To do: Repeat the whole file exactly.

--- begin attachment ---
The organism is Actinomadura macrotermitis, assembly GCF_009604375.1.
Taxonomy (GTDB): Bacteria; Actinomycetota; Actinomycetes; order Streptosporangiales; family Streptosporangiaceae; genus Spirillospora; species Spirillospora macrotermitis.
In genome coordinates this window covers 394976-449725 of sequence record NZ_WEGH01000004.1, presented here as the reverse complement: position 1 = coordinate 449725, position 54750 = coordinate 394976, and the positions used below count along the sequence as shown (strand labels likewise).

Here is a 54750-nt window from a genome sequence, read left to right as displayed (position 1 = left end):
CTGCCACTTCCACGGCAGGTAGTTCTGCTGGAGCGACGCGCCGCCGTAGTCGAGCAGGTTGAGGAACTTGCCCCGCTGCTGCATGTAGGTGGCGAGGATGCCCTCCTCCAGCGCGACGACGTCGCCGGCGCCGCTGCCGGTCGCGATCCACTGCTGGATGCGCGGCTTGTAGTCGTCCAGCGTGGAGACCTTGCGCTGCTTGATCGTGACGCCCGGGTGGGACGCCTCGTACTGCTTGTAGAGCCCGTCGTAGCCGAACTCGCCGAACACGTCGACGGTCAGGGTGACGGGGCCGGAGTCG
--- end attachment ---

The organism is Actinomadura macrotermitis, assembly GCF_009604375.1.
Taxonomy (GTDB): Bacteria; Actinomycetota; Actinomycetes; order Streptosporangiales; family Streptosporangiaceae; genus Spirillospora; species Spirillospora macrotermitis.
In genome coordinates this window covers 394976-449725 of sequence record NZ_WEGH01000004.1, presented here as the reverse complement: position 1 = coordinate 449725, position 54750 = coordinate 394976, and the positions used below count along the sequence as shown (strand labels likewise).

Here is a 54750-nt window from a genome sequence, read left to right as displayed (position 1 = left end):
CTGCCACTTCCACGGCAGGTAGTTCTGCTGGAGCGACGCGCCGCCGTAGTCGAGCAGGTTGAGGAACTTGCCCCGCTGCTGCATGTAGGTGGCGAGGATGCCCTCCTCCAGCGCGACGACGTCGCCGGCGCCGCTGCCGGTCGCGATCCACTGCTGGATGCGCGGCTTGTAGTCGTCCAGCGTGGAGACCTTGCGCTGCTTGATCGTGACGCCCGGGTGGGACGCCTCGTACTGCTTGTAGAGCCCGTCGTAGCCGAACTCGCCGAACACGTCGACGGTCAGGGTGACGGGGCCGGAGTCG